Walkers' Nirvana

A dense network of cobbled mule tracks and forest paths criss-crosses El Hierro, and outstanding as the roadside views were, I next set out to discover El Hierro on foot. Because of the range of landscapes packed into the island’s tiny area, over the rest of the week I felt I hiked a different island each day. Monday saw the exotic drama of black basalt lava deserts; while Tuesday had me trekking dry-stone walled cart tracks through lush highland pastures that could have been airlifted from the west of Ireland. Other days brought rugged coastal scenery spiked with agaves and Mexican candelabra cacti, mellow mid-level wanderings amongst pocket-handkerchief vineyards and almond orchards, and a sturdy bushwhack across expanses of sweeping spurge prairie, dotted with twisted juniper bushes already old when Columbus sailed by. But most special was my hike through El Hierro’s primeval tree-mantled upper reaches, now rightly protected as a World Biosphere Reserve.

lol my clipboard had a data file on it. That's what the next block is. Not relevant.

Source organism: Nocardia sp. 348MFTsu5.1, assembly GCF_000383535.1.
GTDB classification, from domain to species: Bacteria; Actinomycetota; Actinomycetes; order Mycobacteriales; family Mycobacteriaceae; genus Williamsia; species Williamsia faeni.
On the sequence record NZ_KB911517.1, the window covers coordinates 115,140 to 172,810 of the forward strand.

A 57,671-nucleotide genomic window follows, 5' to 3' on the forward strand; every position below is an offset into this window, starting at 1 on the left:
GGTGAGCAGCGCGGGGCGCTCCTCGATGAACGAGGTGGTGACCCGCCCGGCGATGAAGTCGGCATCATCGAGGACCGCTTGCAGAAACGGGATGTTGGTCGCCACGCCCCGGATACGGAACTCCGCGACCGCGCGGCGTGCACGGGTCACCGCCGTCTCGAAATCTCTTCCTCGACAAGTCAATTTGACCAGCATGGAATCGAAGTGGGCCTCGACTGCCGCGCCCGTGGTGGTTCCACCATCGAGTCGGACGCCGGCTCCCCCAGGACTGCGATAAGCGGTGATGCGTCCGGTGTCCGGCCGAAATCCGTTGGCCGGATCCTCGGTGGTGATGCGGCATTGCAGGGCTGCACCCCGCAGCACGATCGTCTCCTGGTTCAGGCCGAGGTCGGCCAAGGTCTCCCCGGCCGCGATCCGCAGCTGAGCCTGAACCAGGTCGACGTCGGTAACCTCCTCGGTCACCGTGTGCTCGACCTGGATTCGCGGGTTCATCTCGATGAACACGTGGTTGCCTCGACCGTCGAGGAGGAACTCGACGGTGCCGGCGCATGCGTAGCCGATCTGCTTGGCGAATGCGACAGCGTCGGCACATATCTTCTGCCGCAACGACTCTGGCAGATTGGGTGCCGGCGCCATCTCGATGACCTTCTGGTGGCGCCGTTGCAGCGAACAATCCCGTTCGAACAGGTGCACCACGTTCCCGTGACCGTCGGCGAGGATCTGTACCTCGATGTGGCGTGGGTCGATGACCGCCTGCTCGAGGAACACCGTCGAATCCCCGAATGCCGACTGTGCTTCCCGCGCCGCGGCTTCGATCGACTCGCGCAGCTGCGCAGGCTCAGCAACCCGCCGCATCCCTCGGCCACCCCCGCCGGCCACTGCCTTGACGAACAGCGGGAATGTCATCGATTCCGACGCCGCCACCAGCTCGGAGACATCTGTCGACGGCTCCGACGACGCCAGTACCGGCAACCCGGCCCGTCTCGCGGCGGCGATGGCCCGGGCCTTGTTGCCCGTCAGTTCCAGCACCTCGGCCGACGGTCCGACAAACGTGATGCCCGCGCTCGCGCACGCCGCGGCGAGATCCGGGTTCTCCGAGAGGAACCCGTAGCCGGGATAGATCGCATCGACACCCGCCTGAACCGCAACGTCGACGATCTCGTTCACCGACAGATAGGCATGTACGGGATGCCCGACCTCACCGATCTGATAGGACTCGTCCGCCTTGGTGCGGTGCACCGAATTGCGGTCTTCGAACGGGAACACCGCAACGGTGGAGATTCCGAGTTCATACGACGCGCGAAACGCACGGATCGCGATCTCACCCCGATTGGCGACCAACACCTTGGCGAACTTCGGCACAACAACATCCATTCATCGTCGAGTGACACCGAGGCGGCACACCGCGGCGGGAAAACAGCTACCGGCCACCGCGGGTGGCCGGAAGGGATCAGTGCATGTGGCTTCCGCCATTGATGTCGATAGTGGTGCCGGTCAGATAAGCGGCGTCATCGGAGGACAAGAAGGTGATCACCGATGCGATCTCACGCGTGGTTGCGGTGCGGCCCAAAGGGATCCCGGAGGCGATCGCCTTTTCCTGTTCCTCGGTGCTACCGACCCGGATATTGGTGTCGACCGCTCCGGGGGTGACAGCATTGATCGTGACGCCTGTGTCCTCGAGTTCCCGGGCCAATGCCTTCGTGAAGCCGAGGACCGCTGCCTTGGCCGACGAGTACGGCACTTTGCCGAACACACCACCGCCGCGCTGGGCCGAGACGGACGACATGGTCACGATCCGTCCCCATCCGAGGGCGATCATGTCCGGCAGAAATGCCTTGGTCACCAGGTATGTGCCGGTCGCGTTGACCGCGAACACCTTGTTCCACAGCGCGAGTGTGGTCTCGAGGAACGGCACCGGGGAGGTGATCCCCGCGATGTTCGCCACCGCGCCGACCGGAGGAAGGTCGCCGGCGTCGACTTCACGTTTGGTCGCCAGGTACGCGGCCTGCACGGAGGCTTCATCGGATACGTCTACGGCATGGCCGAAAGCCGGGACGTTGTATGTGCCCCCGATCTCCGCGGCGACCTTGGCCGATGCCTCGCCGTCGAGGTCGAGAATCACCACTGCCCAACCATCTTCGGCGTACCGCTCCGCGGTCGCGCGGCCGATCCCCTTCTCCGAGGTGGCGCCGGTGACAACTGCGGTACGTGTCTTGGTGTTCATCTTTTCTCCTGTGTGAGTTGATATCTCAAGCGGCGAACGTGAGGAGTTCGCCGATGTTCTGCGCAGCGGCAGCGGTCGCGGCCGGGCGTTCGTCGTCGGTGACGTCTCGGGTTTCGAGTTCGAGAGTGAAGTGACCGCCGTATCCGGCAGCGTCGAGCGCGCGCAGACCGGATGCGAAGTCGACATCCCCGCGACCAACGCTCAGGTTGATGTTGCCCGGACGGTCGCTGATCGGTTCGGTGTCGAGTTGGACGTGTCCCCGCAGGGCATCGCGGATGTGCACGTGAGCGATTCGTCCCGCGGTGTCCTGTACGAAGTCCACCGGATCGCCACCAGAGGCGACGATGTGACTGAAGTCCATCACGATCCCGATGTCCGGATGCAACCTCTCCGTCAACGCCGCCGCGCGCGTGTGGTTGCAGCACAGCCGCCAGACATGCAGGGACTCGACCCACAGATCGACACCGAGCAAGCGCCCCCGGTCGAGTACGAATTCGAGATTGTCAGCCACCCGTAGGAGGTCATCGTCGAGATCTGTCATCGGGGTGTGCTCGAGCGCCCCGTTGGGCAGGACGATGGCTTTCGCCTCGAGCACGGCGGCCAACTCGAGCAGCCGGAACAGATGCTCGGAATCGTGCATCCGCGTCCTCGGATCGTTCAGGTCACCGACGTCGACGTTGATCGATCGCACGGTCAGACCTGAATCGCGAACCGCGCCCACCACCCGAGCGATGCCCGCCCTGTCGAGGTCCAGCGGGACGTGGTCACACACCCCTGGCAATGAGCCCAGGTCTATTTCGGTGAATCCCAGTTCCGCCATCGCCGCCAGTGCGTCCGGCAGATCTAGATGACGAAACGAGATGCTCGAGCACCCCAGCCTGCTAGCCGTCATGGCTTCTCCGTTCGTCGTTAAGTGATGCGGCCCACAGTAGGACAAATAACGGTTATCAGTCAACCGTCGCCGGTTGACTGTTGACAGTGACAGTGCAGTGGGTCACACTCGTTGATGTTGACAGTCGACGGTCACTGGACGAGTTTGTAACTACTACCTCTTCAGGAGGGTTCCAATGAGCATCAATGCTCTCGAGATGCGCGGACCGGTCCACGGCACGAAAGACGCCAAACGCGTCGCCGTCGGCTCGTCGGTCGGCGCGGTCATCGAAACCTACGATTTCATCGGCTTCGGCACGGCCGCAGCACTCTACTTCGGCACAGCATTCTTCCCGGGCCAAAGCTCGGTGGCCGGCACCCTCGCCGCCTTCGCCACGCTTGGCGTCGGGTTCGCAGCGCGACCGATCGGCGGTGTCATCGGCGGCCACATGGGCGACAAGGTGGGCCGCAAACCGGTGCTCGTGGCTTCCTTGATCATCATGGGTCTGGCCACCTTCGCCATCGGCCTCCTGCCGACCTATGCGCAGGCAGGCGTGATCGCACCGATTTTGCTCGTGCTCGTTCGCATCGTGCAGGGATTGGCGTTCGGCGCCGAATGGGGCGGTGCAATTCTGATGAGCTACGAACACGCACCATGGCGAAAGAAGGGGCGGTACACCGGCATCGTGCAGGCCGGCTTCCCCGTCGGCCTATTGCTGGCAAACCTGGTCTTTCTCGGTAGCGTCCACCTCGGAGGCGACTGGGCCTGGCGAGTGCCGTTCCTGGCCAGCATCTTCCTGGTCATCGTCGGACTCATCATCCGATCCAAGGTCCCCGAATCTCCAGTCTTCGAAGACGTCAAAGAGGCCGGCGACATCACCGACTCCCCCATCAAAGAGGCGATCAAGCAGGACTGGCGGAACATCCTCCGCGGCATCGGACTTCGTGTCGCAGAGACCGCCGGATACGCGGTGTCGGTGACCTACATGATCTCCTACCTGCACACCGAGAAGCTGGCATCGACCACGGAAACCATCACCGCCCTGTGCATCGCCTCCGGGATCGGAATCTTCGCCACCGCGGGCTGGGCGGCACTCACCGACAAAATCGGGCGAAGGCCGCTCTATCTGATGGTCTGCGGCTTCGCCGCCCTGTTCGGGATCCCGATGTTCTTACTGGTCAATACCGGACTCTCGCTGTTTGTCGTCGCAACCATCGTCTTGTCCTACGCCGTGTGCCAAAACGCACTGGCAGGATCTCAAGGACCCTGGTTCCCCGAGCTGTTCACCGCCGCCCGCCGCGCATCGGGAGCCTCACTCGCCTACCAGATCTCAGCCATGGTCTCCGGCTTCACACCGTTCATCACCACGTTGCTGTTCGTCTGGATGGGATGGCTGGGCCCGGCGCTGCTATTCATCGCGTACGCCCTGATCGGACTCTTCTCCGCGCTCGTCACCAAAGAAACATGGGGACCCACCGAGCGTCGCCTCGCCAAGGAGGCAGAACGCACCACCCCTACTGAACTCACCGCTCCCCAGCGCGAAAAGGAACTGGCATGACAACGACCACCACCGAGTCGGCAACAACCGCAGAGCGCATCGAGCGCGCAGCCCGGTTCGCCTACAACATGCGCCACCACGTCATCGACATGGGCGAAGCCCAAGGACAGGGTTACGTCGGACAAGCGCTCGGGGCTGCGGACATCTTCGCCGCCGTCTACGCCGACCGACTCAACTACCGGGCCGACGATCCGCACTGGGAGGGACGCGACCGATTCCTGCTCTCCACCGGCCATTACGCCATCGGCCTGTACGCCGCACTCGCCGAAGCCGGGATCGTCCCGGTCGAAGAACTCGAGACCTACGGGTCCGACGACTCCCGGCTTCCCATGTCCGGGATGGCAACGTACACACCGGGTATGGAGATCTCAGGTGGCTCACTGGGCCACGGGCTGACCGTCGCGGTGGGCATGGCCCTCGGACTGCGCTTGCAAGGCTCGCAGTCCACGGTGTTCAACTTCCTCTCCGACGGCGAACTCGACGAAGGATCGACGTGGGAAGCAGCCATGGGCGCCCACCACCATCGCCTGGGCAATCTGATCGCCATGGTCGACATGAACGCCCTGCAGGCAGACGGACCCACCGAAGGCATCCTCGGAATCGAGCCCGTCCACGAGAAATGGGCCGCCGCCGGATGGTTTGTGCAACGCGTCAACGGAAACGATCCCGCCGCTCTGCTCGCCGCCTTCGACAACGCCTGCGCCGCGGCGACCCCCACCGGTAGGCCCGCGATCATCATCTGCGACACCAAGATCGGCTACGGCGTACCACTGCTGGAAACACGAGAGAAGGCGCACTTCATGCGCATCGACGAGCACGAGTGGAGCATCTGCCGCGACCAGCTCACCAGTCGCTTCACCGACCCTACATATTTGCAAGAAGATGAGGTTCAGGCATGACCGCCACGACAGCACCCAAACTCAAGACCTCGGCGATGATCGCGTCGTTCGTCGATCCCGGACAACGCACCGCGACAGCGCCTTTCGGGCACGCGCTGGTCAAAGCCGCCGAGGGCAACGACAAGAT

Into the cloud forest

Easily accessed from the old road into El Golfo, the woodland was strictly stratified according to altitude, rainfall and soil. At the top, the highest parts of the El Golfo cliff wall were cloaked by a cloud-forest of uncanny tree heather, whose writhing trunks interwove to support a densely-matted canopy thick enough to put out the sky. Once I had left the roadhead, I walked in eerily silent calm through a filtered vegetal half-light, beneath locked lichen-encrusted branches. With the vegetation closing together just above my head, the trail became a burrow - secretive and sheltered from storm and sun alike.

As I made my way further down-slope, laurels and evergreen ilex started to crowd out the leggy heathers, until the forest became pure laurasilva. Before the Ice Ages this relict treescape covered the whole of the Mediterranean Basin, but today it’s confined to just a handful of mountaintops in the western Canaries and on Madeira. At this lower level, the path took on an eldritch mantle, fringed above by shaggy emerald mosses hanging beardlike from the tree limbs, and enclosed on either side by water-beaded ferns, leaning in to escape the thick and choking undergrowth. To add to the brew, a swirling mist thickened the air with a chilling dew that condenses onto every surface, feeding a rich earthy smell of well-soaked humus rising up from the ground.